EU court upholds Monsanto GM soybean approval

St. Louis, Missouri-based Monsanto was established by pharmacist John Queeny in 1901 to produce saccharine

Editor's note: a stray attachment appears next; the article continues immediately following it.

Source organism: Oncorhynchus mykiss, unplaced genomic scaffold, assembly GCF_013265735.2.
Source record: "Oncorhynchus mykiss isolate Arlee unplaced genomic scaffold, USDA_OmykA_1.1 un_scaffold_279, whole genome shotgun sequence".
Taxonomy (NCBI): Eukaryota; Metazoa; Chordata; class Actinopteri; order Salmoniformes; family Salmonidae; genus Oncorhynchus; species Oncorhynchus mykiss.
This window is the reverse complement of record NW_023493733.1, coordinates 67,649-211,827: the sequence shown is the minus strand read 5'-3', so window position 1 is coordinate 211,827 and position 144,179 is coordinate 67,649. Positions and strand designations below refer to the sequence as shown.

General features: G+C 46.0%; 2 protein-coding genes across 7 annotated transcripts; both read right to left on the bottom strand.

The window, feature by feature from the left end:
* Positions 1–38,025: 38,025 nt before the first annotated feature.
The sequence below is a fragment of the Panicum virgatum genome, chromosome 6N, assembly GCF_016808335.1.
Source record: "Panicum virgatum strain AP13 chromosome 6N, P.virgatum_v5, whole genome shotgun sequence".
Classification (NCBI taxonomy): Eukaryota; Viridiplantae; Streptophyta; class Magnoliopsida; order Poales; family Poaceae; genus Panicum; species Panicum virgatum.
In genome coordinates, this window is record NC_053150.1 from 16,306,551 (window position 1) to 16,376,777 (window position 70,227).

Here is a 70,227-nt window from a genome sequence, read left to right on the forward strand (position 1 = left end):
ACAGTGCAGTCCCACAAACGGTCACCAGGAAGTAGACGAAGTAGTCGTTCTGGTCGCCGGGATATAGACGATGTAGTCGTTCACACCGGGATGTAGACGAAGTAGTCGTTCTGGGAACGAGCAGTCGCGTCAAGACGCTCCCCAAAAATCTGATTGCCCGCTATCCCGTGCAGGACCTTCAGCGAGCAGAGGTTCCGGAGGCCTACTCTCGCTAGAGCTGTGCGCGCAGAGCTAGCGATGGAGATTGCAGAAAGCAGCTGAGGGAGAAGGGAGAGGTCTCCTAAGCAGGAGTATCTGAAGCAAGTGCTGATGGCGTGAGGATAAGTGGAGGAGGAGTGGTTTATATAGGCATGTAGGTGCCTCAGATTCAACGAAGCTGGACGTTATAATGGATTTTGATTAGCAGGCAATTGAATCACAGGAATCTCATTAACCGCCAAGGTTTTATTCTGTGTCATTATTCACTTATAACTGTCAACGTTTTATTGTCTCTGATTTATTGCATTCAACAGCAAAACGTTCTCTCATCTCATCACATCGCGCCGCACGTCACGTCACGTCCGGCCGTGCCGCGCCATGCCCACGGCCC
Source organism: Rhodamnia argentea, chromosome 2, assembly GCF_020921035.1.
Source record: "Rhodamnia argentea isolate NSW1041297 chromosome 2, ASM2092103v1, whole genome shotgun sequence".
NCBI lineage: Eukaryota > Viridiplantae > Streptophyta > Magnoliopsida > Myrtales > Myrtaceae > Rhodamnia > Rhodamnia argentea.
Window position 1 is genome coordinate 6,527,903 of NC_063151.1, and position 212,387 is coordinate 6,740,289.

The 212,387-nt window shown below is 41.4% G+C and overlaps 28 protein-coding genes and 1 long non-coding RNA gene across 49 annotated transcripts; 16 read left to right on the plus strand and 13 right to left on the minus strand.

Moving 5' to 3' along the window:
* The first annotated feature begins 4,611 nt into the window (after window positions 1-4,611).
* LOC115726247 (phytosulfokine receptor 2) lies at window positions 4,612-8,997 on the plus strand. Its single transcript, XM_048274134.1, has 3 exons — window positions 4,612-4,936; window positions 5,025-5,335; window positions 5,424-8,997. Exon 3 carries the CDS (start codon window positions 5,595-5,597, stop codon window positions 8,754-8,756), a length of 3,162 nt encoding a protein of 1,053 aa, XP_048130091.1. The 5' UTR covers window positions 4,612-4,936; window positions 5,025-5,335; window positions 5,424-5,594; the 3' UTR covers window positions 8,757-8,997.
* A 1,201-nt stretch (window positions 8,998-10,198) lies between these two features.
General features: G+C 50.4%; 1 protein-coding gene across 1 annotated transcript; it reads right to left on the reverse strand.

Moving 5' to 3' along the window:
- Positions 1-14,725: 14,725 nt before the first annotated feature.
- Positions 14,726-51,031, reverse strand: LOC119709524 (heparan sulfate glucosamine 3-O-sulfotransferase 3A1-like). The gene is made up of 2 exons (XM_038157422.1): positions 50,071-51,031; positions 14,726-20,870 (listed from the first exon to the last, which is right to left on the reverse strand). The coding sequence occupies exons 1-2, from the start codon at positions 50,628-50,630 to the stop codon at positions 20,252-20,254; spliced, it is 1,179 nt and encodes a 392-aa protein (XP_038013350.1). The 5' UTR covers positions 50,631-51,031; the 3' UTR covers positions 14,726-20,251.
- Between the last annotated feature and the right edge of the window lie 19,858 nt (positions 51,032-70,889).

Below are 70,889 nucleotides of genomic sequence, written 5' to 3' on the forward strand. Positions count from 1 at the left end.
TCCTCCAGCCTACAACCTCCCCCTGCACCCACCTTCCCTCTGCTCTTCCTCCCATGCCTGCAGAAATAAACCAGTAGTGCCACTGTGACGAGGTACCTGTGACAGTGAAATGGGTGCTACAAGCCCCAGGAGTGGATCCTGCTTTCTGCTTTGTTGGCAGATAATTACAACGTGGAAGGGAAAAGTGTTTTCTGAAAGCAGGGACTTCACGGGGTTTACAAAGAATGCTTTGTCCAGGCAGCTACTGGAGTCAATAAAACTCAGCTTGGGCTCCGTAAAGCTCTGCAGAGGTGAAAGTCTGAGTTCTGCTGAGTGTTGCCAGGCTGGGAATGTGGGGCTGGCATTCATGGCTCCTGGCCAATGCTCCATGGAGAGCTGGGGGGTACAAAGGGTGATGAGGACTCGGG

A top EU court on Thursday upheld the European Commission's approval of genetically modified soybeans made by US agri-chemicals giant Monsanto which environmentalists claim may harm human health. GM foods are hugely controversial in the European Union -- some member states say they may pose as yet unknown health risks while others argue they are essential and to ban them would turn the bloc into a scientific backwater. The General Court of the European Union said the Commission, the bloc's executive arm, had acted correctly when approving the GM soybean in 2012, rejecting an appeal launched afterwards. Three German NGOs said the Commission was wrong in finding that Monsanto's soybean was little different from the conventional version and therefore posed no undue health risk to humans, animals or the environment. They were particularly concerned the GM version could cause allergies in infants. The Commission rejected their claims in 2013 and they then took their case to the Luxembourg-based General Court, second only in the EU to the European Court of Justice. "The General Court dismisses the action... and upholds the decision by which the Commission dismissed as unfounded a request for review of the decision on marketing authorisation," a statement said. It said the NGOs had not been able to raise "serious doubts" about the Commission's decision.

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